Who’s the Best Writer You Know?

By that I don’t mean you have actually made their acquaintance. But that’s the thing about our favorite writers, isn’t it? We really do feel that we know them. And we’d give just about anything to sit and talk with them for an hour … even for a few minutes.

I have several writers whom I particularly enjoy. They write about interesting topics; they have insightful views; or they make me laugh or reduce me to tears. But there’s really only one who just stuns me with his miraculous ability to just write … to select exactly the right word to complete exactly the right phrase to convey exactly what he wants to say. 

The best writer I know is Roger Angell. On Sunday, he was given the most prestigious award the Baseball Hall of Fame can bestow. And here’s what’s so unusual about this: Roger Angell writes just one baseball story a year. It runs in The New Yorker magazine sometime during the winter. It’s a review of the past baseball season and some thoughts on the coming campaign, and devoted baseball fans everywhere, those who truly appreciate the endlessly fascinating complexities of the game, wait for it impatiently and they savor every word.

It takes a while to read one of Angell’s baseball pieces. They’e long and you frequently stop and marvel at his insights to the game. And even more often, you stop on a paragraph or phrase that is so absolutely perfect that you read it again and you think to yourself, “Goddammit, if I’d written that, I could die a happy man!”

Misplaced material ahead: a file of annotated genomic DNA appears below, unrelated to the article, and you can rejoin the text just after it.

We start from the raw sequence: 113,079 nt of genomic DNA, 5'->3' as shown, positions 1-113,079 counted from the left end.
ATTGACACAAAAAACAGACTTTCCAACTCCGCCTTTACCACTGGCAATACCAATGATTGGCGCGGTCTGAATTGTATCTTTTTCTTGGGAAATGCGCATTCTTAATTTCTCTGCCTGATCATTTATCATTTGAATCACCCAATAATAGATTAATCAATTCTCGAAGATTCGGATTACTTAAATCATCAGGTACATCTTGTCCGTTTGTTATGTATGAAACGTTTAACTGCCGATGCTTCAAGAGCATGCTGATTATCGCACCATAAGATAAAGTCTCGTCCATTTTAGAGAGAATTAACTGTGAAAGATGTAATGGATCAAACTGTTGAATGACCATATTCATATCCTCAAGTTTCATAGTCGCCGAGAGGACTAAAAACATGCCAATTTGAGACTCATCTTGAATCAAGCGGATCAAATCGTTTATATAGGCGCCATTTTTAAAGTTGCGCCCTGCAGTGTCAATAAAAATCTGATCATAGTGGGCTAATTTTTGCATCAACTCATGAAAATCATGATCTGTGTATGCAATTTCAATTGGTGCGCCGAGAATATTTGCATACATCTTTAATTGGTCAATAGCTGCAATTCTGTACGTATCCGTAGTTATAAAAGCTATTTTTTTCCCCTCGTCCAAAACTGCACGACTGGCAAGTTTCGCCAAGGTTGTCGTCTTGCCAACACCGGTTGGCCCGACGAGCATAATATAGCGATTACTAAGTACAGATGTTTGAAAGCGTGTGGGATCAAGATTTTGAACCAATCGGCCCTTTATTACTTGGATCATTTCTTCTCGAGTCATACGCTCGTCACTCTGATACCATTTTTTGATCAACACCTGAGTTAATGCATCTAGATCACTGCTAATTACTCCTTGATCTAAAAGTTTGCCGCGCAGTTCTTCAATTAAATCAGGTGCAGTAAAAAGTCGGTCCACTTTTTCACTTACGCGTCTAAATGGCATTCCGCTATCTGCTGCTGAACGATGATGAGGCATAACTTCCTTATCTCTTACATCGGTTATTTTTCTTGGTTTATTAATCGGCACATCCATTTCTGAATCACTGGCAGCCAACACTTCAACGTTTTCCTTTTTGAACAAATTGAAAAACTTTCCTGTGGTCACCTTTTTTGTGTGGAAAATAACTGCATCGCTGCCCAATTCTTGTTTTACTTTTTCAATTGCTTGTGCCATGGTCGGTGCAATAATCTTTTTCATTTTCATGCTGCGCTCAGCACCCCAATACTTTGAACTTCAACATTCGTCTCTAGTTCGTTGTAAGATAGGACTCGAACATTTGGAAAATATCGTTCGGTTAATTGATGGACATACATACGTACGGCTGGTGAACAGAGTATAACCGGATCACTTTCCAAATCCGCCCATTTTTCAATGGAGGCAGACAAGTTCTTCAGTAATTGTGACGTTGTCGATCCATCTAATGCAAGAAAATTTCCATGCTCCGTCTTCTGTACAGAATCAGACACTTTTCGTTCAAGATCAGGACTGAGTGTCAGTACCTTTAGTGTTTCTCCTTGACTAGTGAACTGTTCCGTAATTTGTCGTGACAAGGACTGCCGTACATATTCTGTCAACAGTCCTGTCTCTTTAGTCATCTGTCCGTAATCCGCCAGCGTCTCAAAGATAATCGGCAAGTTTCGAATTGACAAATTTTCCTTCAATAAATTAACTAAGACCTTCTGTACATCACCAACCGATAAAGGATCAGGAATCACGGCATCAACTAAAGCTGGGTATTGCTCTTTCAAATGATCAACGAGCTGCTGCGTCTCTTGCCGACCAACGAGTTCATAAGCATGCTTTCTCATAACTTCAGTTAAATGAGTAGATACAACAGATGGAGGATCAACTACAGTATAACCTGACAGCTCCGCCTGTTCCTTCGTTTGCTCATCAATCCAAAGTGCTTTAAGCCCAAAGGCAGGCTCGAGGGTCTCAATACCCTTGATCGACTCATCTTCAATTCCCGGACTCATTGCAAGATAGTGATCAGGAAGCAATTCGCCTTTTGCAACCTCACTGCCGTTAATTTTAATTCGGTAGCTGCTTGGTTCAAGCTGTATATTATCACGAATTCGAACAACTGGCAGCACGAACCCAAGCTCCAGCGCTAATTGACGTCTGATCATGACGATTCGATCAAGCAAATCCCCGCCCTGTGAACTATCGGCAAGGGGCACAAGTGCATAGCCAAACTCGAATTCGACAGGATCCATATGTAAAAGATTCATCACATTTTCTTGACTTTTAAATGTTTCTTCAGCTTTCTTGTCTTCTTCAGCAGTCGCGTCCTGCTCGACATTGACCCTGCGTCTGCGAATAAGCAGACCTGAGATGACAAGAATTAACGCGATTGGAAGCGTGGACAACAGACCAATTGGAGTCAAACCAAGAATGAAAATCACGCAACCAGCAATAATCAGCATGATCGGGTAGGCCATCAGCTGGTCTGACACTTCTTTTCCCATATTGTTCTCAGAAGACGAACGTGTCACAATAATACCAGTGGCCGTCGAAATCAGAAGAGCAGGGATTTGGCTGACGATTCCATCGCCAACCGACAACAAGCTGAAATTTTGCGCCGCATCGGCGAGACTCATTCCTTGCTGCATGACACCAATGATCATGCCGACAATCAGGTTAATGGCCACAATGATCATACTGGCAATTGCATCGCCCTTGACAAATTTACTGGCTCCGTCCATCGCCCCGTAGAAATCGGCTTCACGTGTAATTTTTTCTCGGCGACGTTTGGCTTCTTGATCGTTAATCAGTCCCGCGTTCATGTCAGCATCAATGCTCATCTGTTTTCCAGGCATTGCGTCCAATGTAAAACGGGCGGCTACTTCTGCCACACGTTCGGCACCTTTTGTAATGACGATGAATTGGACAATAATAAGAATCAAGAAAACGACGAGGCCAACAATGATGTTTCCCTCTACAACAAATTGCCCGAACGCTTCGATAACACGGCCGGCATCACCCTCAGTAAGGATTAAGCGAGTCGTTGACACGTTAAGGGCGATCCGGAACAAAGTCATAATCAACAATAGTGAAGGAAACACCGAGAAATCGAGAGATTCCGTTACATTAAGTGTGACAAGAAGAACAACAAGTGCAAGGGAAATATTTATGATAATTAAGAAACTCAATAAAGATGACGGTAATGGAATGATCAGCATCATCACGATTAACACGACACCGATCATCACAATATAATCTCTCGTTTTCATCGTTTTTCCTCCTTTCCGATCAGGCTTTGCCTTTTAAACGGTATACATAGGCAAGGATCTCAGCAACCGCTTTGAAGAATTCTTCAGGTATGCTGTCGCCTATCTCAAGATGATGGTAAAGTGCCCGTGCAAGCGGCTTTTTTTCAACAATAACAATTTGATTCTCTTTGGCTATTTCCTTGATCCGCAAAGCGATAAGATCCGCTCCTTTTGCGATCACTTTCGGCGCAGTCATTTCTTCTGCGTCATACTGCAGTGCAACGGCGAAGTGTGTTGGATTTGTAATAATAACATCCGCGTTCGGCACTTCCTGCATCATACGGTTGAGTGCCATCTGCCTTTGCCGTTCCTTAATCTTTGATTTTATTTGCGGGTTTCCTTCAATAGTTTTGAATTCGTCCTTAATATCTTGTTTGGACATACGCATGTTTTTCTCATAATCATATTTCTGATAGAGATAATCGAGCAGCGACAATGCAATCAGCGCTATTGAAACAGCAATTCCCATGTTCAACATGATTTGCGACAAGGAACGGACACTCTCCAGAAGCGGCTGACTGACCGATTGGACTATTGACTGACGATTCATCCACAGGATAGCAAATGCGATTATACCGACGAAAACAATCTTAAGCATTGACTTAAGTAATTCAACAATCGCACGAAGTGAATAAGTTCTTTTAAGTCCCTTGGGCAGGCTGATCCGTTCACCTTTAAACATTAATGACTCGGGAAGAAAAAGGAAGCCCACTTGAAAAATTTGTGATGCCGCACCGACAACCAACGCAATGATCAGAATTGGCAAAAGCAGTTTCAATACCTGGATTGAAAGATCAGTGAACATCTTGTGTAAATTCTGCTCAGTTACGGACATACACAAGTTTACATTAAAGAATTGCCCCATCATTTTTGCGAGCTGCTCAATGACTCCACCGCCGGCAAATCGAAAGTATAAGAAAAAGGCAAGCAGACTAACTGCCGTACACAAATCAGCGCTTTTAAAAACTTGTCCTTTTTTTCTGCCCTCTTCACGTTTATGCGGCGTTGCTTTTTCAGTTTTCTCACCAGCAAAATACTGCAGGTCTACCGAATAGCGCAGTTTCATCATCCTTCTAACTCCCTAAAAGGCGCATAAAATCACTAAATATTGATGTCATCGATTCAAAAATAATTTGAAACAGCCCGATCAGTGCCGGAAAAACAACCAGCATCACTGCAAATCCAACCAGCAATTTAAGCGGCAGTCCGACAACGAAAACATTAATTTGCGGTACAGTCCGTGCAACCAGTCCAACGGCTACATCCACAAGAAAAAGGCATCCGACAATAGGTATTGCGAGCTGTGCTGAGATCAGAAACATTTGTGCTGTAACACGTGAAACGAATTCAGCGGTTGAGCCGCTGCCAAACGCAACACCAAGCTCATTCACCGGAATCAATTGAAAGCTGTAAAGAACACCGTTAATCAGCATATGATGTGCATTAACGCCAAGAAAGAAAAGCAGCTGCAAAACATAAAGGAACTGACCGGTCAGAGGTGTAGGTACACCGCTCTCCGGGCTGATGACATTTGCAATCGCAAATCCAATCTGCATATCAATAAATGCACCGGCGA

And then you look up and call your wife and say, “Honey, I’ve got to read you something.” She knows nothing about baseball, but when you finish, she looks at you for several seconds, then says, “Wow!”

So here’s just one paragraph from a Roger Angell piece that appeared this past February in The New Yorker. It’s called This Old Man and it’s about old age … his old age. Because Roger Angell is now 93 years old. 
. . . I’ve not yet forgotten Keats or Dick Cheney or what’s waiting for me at the dry cleaner’s today. As of right now, I’m not Christopher Hitchens or Tony Judt or Nora Ephron; I’m not dead and not yet mindless in a reliable upstate facility. Decline and disaster impend, but my thoughts don’t linger there. It shouldn’t surprise me if at this time next week I’m surrounded by family, gathered on short notice—they’re sad and shocked but also a little pissed off to be here—to help decide, after what’s happened, what’s to be done with me now. It must be this hovering knowledge, that two-ton safe swaying on a frayed rope just over my head, that makes everyone so glad to see me again. “How great you’re looking! Wow, tell me your secret!” they kindly cry when they happen upon me crossing the street or exiting a dinghy or departing an X-ray room, while the little balloon over their heads reads, “Holy shit—he’s still vertical!”